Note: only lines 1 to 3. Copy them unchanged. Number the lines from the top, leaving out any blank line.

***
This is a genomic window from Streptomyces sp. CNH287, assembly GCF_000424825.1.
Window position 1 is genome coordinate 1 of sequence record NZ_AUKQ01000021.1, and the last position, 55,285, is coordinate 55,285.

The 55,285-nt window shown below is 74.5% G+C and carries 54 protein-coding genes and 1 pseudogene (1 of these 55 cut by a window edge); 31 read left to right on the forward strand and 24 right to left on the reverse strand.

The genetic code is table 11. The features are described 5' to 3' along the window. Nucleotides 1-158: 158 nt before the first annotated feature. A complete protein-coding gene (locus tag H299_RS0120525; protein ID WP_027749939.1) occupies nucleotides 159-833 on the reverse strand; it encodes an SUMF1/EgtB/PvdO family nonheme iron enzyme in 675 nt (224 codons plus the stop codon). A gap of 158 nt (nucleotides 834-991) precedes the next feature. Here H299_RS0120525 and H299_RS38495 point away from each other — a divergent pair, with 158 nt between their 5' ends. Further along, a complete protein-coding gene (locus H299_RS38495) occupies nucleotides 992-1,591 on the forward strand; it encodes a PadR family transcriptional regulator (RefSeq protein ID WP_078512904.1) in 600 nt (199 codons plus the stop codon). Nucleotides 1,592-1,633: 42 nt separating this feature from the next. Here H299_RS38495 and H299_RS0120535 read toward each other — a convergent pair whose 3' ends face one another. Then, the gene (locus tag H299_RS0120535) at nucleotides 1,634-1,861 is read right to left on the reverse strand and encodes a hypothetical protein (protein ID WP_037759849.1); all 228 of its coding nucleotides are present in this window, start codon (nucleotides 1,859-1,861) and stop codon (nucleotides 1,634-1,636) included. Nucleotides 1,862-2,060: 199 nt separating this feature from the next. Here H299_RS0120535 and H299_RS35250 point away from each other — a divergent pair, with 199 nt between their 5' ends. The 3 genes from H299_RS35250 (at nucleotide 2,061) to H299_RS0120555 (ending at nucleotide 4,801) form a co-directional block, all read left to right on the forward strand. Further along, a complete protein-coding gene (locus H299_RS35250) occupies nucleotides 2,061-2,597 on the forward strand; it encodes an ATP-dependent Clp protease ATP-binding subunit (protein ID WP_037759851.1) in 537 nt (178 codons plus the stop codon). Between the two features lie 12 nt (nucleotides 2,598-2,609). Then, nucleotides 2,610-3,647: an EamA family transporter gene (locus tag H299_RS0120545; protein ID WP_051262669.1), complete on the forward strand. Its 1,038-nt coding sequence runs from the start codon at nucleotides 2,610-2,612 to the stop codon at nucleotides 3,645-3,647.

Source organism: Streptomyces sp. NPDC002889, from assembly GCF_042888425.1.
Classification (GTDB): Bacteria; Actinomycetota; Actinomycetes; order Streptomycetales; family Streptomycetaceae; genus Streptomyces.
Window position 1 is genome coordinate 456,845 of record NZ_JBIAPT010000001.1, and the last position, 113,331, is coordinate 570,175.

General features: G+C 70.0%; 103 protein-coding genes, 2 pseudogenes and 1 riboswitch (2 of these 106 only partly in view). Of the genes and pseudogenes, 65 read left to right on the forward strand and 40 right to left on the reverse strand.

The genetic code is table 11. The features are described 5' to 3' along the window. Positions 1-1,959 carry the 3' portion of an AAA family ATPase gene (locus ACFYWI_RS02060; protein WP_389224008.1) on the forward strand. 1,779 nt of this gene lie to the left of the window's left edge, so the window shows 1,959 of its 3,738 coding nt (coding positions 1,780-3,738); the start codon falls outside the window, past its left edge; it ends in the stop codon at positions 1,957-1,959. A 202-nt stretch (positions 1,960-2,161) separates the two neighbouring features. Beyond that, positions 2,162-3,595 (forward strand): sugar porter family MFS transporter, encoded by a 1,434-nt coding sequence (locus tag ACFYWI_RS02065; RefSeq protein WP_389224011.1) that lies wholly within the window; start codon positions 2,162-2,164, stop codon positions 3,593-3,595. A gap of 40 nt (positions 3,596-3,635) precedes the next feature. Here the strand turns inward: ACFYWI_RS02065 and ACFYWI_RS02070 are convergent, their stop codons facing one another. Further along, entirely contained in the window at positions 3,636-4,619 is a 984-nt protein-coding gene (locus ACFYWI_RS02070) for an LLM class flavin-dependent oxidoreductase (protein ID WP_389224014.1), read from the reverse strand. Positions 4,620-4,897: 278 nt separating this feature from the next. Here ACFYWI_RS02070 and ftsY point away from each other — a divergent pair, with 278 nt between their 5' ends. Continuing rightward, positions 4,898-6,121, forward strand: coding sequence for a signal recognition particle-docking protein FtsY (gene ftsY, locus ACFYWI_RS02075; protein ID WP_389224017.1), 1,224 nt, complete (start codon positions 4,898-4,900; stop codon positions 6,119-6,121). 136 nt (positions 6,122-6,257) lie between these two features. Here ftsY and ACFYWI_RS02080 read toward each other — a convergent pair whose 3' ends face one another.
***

This is a genomic window from Streptomyces sp. CNH287, assembly GCF_000424825.1.
Window position 1 is genome coordinate 1 of sequence record NZ_AUKQ01000021.1, and the last position, 55,285, is coordinate 55,285.

The 55,285-nt window shown below is 74.5% G+C and carries 54 protein-coding genes and 1 pseudogene (1 of these 55 cut by a window edge); 31 read left to right on the forward strand and 24 right to left on the reverse strand.